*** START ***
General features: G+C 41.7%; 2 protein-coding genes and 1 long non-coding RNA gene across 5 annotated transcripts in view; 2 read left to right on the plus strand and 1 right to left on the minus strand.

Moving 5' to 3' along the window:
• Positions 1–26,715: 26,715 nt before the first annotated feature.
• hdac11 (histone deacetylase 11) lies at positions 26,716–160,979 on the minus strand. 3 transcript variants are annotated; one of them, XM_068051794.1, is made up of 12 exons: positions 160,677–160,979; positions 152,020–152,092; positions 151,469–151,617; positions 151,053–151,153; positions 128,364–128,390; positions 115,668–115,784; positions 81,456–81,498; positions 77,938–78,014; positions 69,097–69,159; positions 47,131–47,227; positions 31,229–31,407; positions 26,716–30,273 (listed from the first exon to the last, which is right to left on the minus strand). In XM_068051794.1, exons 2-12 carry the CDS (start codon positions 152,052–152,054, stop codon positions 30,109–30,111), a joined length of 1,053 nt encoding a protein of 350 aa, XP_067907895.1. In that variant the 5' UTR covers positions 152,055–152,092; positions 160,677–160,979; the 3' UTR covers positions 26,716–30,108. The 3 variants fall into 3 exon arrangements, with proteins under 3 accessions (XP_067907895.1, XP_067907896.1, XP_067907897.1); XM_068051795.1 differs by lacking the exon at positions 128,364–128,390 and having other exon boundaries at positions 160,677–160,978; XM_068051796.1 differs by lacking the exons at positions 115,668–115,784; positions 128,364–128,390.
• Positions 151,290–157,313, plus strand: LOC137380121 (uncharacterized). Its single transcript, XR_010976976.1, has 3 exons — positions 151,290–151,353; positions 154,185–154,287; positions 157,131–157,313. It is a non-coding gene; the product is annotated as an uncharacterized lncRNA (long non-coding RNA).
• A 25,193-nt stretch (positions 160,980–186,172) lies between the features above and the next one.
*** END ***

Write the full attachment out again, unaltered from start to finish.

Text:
General features: G+C 41.7%; 2 protein-coding genes and 1 long non-coding RNA gene across 5 annotated transcripts in view; 2 read left to right on the plus strand and 1 right to left on the minus strand.

Moving 5' to 3' along the window:
• Positions 1–26,715: 26,715 nt before the first annotated feature.
• hdac11 (histone deacetylase 11) lies at positions 26,716–160,979 on the minus strand. 3 transcript variants are annotated; one of them, XM_068051794.1, is made up of 12 exons: positions 160,677–160,979; positions 152,020–152,092; positions 151,469–151,617; positions 151,053–151,153; positions 128,364–128,390; positions 115,668–115,784; positions 81,456–81,498; positions 77,938–78,014; positions 69,097–69,159; positions 47,131–47,227; positions 31,229–31,407; positions 26,716–30,273 (listed from the first exon to the last, which is right to left on the minus strand). In XM_068051794.1, exons 2-12 carry the CDS (start codon positions 152,052–152,054, stop codon positions 30,109–30,111), a joined length of 1,053 nt encoding a protein of 350 aa, XP_067907895.1. In that variant the 5' UTR covers positions 152,055–152,092; positions 160,677–160,979; the 3' UTR covers positions 26,716–30,108. The 3 variants fall into 3 exon arrangements, with proteins under 3 accessions (XP_067907895.1, XP_067907896.1, XP_067907897.1); XM_068051795.1 differs by lacking the exon at positions 128,364–128,390 and having other exon boundaries at positions 160,677–160,978; XM_068051796.1 differs by lacking the exons at positions 115,668–115,784; positions 128,364–128,390.
• Positions 151,290–157,313, plus strand: LOC137380121 (uncharacterized). Its single transcript, XR_010976976.1, has 3 exons — positions 151,290–151,353; positions 154,185–154,287; positions 157,131–157,313. It is a non-coding gene; the product is annotated as an uncharacterized lncRNA (long non-coding RNA).
• A 25,193-nt stretch (positions 160,980–186,172) lies between the features above and the next one.